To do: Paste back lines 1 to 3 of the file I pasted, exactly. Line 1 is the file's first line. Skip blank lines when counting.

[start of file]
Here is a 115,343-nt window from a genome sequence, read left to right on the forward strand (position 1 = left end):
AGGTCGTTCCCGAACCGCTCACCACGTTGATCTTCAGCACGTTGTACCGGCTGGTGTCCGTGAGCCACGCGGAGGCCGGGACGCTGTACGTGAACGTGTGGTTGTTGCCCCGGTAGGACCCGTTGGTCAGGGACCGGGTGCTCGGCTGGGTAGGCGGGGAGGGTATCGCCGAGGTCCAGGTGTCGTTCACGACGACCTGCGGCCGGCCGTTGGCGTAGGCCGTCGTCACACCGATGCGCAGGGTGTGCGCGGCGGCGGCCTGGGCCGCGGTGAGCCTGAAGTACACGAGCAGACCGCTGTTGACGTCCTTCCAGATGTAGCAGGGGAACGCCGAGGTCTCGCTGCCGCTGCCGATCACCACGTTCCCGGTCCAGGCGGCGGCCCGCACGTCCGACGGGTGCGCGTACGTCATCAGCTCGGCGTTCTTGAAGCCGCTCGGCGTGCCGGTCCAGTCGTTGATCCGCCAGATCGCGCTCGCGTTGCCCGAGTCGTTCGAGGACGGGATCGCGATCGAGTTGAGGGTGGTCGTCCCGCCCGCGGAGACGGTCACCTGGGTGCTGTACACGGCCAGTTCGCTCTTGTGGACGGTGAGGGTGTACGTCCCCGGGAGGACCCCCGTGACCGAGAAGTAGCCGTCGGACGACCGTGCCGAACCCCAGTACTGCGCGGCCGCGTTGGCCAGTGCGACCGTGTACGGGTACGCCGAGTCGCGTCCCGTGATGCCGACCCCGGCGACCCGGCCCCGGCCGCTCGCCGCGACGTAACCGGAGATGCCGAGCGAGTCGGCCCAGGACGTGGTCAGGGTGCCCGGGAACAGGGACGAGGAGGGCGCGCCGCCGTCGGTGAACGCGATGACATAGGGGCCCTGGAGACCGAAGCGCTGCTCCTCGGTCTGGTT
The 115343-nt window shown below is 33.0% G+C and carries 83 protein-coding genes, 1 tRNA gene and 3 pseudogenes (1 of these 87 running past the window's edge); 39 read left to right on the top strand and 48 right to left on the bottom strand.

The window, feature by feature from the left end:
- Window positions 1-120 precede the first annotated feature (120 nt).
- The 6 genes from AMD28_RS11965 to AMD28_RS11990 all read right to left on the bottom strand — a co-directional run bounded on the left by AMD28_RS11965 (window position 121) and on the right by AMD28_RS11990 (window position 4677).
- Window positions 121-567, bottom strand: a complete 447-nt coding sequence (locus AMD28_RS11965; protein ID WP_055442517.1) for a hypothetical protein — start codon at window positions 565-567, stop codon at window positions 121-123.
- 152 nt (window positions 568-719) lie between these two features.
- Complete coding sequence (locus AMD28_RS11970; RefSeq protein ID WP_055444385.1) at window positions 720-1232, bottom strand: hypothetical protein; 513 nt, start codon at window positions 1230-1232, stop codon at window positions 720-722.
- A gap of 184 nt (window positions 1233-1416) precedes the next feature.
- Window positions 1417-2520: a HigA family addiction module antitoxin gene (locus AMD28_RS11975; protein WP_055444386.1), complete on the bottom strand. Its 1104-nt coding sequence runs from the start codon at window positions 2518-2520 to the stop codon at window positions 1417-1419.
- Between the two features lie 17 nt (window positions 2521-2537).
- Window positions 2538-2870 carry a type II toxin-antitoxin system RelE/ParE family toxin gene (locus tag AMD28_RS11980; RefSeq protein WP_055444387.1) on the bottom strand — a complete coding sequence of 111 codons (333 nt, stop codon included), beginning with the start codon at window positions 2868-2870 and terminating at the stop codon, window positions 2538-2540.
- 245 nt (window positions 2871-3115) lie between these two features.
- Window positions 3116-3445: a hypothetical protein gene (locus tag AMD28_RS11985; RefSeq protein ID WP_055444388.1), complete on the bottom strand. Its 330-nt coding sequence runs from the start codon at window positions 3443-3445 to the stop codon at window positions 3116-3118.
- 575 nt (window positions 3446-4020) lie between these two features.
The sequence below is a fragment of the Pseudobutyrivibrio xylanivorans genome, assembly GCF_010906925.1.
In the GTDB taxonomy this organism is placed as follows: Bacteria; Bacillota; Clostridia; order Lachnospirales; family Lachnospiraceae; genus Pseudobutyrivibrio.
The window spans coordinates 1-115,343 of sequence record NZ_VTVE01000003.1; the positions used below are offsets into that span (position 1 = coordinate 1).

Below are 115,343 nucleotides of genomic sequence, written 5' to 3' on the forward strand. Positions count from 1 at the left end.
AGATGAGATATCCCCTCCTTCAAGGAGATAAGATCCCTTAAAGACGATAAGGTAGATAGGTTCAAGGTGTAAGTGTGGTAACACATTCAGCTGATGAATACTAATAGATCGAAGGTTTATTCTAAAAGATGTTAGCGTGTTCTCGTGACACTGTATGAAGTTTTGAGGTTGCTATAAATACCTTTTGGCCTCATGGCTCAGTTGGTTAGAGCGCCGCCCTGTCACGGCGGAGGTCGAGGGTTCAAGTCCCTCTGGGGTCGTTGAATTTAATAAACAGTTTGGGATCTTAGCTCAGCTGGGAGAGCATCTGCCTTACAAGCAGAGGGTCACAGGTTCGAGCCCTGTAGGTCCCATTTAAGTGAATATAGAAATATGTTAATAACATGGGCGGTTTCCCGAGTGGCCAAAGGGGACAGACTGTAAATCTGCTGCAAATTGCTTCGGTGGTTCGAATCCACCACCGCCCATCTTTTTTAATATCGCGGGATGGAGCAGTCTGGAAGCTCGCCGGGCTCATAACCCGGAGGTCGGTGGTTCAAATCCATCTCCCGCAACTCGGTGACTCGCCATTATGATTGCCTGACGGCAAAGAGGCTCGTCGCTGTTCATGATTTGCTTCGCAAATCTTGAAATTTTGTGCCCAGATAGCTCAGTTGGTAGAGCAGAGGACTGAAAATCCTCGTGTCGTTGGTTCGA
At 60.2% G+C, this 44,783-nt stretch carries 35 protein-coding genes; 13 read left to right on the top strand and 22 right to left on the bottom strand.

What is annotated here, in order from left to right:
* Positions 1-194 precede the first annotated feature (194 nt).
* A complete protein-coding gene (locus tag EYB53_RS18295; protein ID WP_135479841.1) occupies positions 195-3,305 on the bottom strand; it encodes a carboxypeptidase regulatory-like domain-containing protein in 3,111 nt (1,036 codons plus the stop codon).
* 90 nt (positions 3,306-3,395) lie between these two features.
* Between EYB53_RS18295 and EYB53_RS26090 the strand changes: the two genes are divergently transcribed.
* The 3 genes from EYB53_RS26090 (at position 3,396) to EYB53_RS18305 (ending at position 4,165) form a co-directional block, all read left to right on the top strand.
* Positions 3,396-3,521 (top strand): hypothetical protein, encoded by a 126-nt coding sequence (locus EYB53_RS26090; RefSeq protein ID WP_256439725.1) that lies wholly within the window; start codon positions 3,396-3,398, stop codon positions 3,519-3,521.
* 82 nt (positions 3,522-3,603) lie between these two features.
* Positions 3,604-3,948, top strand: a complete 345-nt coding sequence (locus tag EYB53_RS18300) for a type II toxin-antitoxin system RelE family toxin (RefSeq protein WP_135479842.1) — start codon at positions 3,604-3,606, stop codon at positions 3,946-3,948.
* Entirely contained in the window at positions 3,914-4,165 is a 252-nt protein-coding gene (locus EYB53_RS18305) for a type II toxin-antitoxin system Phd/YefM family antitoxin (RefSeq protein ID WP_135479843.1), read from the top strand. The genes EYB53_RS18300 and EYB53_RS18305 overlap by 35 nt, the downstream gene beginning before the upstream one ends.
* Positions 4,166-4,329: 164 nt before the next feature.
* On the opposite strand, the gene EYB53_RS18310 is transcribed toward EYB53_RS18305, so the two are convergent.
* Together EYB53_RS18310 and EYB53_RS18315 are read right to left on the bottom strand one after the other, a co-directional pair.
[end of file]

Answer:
Here is a 115,343-nt window from a genome sequence, read left to right on the forward strand (position 1 = left end):
AGGTCGTTCCCGAACCGCTCACCACGTTGATCTTCAGCACGTTGTACCGGCTGGTGTCCGTGAGCCACGCGGAGGCCGGGACGCTGTACGTGAACGTGTGGTTGTTGCCCCGGTAGGACCCGTTGGTCAGGGACCGGGTGCTCGGCTGGGTAGGCGGGGAGGGTATCGCCGAGGTCCAGGTGTCGTTCACGACGACCTGCGGCCGGCCGTTGGCGTAGGCCGTCGTCACACCGATGCGCAGGGTGTGCGCGGCGGCGGCCTGGGCCGCGGTGAGCCTGAAGTACACGAGCAGACCGCTGTTGACGTCCTTCCAGATGTAGCAGGGGAACGCCGAGGTCTCGCTGCCGCTGCCGATCACCACGTTCCCGGTCCAGGCGGCGGCCCGCACGTCCGACGGGTGCGCGTACGTCATCAGCTCGGCGTTCTTGAAGCCGCTCGGCGTGCCGGTCCAGTCGTTGATCCGCCAGATCGCGCTCGCGTTGCCCGAGTCGTTCGAGGACGGGATCGCGATCGAGTTGAGGGTGGTCGTCCCGCCCGCGGAGACGGTCACCTGGGTGCTGTACACGGCCAGTTCGCTCTTGTGGACGGTGAGGGTGTACGTCCCCGGGAGGACCCCCGTGACCGAGAAGTAGCCGTCGGACGACCGTGCCGAACCCCAGTACTGCGCGGCCGCGTTGGCCAGTGCGACCGTGTACGGGTACGCCGAGTCGCGTCCCGTGATGCCGACCCCGGCGACCCGGCCCCGGCCGCTCGCCGCGACGTAACCGGAGATGCCGAGCGAGTCGGCCCAGGACGTGGTCAGGGTGCCCGGGAACAGGGACGAGGAGGGCGCGCCGCCGTCGGTGAACGCGATGACATAGGGGCCCTGGAGACCGAAGCGCTGCTCCTCGGTCTGGTT
The 115343-nt window shown below is 33.0% G+C and carries 83 protein-coding genes, 1 tRNA gene and 3 pseudogenes (1 of these 87 running past the window's edge); 39 read left to right on the top strand and 48 right to left on the bottom strand.